So the holes are:
 
A) proving you can span the width of the shape with a continuous sequence of (not completely degenerate) kites
B) proving you can find a continuous sequence of rhombi that gives a 90 degree rotation
 
There's an additional assumption that the curve is smooth for the continuity arguments to work.
 
 
 
Of course, there's also the degenerate solution where you pick the same point 4 times and produce the size-0 square.
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rloginunix
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Re: Do squares always exist in curves?  
« Reply #4 on: Jun 2nd, 2014, 8:54am »
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I would suggest a Division (or Calculus) approach for a proof:
 
divide the whole into solvable parts, obtain the solution for each one, find a way to combine the solutions of the parts into the solution of the whole.
 
Whole = arbitrary smooth curve.
 
Part = inscribed-square-proved-to-exist curve (circles, for example).
 
Combine = approximate an arbitrary curve with a collection of inscribed-square-proved-to-exist curves.
 
Find a way = apply the idea of limit to the set of above (approximate) squares.
 
Haven't touched limits in years, sorry, but that's one reasonable way to attack this, I think.
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Re: Do squares always exist in curves?  
« Reply #5 on: Jun 2nd, 2014, 1:21pm »
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Wikipedia says it is an open problem.
 
http://en.wikipedia.org/wiki/Inscribed_square_problem
 
They even explain that the problem with a limit of successive approximations is that the solutions can converge to a simple point.
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rloginunix
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Re: Do squares always exist in curves?  
« Reply #6 on: Jun 2nd, 2014, 2:55pm »
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Bummer! (worked for compass-only regular pentagon construction ...)
 
Is this some sort of crowd sourcing style outstanding problems solution search?
 
I've seen something similar in this PBS Nova episode, skip forward to the 40-th minute. One gentlemen from the Carnegie Mellon University created a game called "fold it", posted it on the internet and in about 3 weeks the community of the online gamers solved the (highly visual, I take it) protein folding problem that the Ph.Ds and computers couldn't.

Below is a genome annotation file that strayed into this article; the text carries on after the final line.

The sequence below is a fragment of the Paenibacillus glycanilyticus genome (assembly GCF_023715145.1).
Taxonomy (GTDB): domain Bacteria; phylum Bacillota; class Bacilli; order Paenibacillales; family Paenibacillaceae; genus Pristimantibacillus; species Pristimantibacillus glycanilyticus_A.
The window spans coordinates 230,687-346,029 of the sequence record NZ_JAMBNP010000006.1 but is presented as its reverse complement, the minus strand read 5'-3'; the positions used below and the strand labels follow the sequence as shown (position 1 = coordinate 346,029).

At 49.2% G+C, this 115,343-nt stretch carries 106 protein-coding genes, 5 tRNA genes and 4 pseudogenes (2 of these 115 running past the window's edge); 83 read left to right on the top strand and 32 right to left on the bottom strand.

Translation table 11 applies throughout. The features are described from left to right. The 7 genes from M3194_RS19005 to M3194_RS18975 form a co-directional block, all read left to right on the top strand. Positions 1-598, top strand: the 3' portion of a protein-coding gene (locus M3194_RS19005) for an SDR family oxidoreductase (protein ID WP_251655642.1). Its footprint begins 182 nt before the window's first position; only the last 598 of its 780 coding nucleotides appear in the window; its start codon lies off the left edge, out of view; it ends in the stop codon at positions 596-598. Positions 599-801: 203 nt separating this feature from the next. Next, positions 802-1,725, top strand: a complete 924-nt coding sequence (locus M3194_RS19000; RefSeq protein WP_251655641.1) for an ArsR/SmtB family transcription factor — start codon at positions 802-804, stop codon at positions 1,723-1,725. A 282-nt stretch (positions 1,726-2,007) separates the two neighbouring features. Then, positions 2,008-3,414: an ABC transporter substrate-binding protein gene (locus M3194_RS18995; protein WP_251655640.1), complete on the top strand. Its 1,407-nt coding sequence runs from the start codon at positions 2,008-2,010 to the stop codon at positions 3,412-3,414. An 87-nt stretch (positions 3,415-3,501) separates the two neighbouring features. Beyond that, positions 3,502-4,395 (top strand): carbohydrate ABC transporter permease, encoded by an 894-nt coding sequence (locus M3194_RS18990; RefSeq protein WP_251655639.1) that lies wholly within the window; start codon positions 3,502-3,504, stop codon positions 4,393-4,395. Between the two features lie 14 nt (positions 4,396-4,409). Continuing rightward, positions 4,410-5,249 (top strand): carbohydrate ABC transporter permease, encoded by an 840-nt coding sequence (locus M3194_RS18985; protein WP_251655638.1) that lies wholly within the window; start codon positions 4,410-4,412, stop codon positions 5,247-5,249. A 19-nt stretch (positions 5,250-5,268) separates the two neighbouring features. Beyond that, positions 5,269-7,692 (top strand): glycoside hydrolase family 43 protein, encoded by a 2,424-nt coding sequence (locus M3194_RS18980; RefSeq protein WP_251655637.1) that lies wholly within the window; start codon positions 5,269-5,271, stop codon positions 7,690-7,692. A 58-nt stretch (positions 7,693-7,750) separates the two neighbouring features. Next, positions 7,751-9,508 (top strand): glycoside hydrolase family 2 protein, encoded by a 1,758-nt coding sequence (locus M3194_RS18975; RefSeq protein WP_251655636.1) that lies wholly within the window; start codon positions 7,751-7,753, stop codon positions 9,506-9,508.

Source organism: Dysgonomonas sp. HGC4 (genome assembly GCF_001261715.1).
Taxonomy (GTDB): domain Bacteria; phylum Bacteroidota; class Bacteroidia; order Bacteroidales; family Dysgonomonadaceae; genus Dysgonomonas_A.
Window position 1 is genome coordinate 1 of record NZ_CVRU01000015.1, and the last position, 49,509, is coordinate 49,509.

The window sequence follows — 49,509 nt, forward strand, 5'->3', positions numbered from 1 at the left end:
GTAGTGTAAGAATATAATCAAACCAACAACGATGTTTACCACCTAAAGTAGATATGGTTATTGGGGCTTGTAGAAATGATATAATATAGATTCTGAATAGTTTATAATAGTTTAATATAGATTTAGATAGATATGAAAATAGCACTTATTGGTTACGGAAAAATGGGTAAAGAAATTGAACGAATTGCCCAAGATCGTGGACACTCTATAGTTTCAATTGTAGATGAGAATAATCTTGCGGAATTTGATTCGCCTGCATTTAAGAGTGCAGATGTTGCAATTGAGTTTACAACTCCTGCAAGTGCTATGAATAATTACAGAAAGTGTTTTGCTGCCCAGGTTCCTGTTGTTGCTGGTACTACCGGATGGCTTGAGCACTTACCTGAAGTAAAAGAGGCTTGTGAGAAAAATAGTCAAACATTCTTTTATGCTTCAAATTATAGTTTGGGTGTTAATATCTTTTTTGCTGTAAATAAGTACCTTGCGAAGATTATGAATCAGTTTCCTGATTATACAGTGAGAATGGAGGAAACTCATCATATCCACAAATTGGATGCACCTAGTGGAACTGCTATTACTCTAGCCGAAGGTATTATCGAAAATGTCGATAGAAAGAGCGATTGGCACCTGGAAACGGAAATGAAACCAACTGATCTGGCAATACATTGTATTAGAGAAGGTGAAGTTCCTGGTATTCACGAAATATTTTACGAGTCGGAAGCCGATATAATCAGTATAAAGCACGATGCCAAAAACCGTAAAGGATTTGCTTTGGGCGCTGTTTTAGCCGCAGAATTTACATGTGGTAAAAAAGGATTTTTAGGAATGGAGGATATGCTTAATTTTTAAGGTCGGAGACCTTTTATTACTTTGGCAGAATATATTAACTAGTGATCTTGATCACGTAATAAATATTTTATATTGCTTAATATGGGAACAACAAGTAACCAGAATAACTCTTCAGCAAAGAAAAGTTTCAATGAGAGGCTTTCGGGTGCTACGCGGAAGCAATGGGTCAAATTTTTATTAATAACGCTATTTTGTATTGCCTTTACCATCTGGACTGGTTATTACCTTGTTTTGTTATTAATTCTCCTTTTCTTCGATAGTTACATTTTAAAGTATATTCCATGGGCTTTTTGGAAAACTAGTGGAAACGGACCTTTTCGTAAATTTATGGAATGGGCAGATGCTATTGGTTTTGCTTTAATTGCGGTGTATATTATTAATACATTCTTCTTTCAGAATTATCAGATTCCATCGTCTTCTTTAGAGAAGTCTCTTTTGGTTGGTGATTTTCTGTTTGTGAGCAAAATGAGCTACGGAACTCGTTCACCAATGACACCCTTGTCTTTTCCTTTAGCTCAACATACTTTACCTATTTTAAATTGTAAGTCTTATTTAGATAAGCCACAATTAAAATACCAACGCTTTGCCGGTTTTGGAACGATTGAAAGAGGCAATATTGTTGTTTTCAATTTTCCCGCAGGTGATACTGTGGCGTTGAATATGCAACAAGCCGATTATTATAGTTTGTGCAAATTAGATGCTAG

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Re: Do squares always exist in curves?  
« Reply #7 on: Jun 2nd, 2014, 4:48pm »
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I think the wikipedia link is enough to solve the puzzle affirmatively. After all, it's not like you can actually draw any of the curves that towr was talking about on paper.  Any curve you could draw on paper would be well-behaved enough to have an inscribed square.
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Re: Do squares always exist in curves?  
« Reply #8 on: Jun 3rd, 2014, 6:25am »
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The proof for a piecewise smooth curve resembles my outline above - it uses a different approach to prove there must be a rhombus, though it's plausible that the detailed proof that there must be an odd number of crossings also fills the hole in my argument.
 
The problem I have with the Wikipedia article's account of the proof is that it doesn't acknowledge the existence of my second hole (the requirement that the rhombi for different directions include a continuous rotating sequence - in particular, with a concave shape, with the short diagonal tangent to a concavity at both ends, with one concavity to the left and the other to the right, a small rotation one way will cause a discontinuity in the sequence of rhombi - in particular, the short diagonal could jump to being the long diagonal without an intermediate square)